Controls

All about the different control schemes per device and creature.

There are 3 basic types of control inputs:

  1. Analog Stick
  2. Keyboard
  3. Touch screen

The basics of creature control is to aim, or point in a direction, and propel - make the creature swim forward.

Analog Stick

Left steers the creature in absolute, screen relative direction AND propels it in the direction based on the distance from center.

Right stick is camera controls: Zoom and semi circle orbit.

Buttons invoke songs and other game options.


Keyboard

Same as stick but uses arrow keys and other keys for songs and options.


Touch Screen

I have several ideas, all of which I want to explore. The goal is to give a good feel to the touch screen input. By nature touch is a bit disconnected - its good for buttons but not really good to steer something around. A just a few ideas we will try:

  1. swipe in a direction you want the creature to swim in. The speed and stroke length can be used to control the speed of the creature.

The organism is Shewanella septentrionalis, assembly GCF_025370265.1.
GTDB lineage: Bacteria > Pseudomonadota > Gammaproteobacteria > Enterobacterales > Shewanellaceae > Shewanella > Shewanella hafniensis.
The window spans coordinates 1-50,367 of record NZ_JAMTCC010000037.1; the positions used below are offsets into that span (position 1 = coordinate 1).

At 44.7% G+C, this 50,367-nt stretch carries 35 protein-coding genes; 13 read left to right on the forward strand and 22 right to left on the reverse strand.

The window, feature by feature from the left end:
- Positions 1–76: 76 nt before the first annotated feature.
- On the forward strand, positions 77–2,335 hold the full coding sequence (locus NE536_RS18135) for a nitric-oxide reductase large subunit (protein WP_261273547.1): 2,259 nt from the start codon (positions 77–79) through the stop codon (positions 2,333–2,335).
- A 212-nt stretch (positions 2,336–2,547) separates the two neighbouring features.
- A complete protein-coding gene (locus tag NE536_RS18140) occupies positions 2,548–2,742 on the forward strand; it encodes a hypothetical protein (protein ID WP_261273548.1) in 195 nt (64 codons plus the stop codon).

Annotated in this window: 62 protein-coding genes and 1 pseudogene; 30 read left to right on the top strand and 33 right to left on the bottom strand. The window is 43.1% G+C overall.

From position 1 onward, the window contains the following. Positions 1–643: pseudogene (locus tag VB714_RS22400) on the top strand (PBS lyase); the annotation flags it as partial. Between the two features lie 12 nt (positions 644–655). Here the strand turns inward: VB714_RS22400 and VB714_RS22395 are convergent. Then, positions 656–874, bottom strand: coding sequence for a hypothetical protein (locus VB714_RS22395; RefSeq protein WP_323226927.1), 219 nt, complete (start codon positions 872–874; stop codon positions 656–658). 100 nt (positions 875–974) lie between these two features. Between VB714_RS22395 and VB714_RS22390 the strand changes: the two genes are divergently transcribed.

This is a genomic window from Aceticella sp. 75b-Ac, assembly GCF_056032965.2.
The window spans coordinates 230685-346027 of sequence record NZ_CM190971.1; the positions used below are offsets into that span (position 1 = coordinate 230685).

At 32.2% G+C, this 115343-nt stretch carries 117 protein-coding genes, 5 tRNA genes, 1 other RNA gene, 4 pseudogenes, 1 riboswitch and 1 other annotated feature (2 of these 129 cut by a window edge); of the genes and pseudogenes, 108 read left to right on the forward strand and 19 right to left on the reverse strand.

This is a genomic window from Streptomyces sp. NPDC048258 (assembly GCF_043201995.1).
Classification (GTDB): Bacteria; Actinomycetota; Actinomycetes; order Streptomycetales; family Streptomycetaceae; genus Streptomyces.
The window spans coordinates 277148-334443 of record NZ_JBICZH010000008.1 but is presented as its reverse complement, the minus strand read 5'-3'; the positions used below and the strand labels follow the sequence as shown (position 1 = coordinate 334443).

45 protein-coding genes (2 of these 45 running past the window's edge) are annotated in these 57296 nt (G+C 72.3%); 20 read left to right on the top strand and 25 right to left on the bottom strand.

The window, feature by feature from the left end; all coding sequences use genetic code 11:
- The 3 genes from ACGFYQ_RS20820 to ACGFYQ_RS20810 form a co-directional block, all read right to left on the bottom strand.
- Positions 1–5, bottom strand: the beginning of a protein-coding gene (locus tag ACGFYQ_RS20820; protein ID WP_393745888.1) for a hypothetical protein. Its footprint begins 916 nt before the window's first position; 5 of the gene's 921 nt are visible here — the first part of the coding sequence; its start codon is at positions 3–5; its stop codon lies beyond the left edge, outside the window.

2. Touch and hold to keep the camera on the creature then with a 2nd finger touch the destination, or direction you want the creature to move in. Basically the 2nd finger is like the carrot at the end of the fishing pole to drive the goat. (Little Rascals reference.)
  3. Touch a creature and swipe away towards the desired direction. The creature continues to "chase" the finger as long as it's held on the screen. The distance from the creature is proportional to the speed in which it tries to swim.

We have to figure out a way to have a touch song mechanic and other game options.


These basic control input devices will drive individual creatures in different ways. Each creature will have its own control scheme. I will add some creature control schemes to this thread.

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  • Will most creatures be able to move in 8 directions like in Ecco?

    If there is 8-directional movement and there is a console release, how will you manage the controls? While the old Genesis and Saturn control pads were ideal for 8-directional movement, I have not really seen anything like them since in newer consoles. Most newer machines use 4-directional pads, such as the Sony controller. It is possible to do diagonals on 4-directional pads, but it's not always ideal.

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  • i love how you described the 2D control scheme in the 3D environment on the questions thread.

    is the camera turnable? like 90° each time, so you can move into the depth too?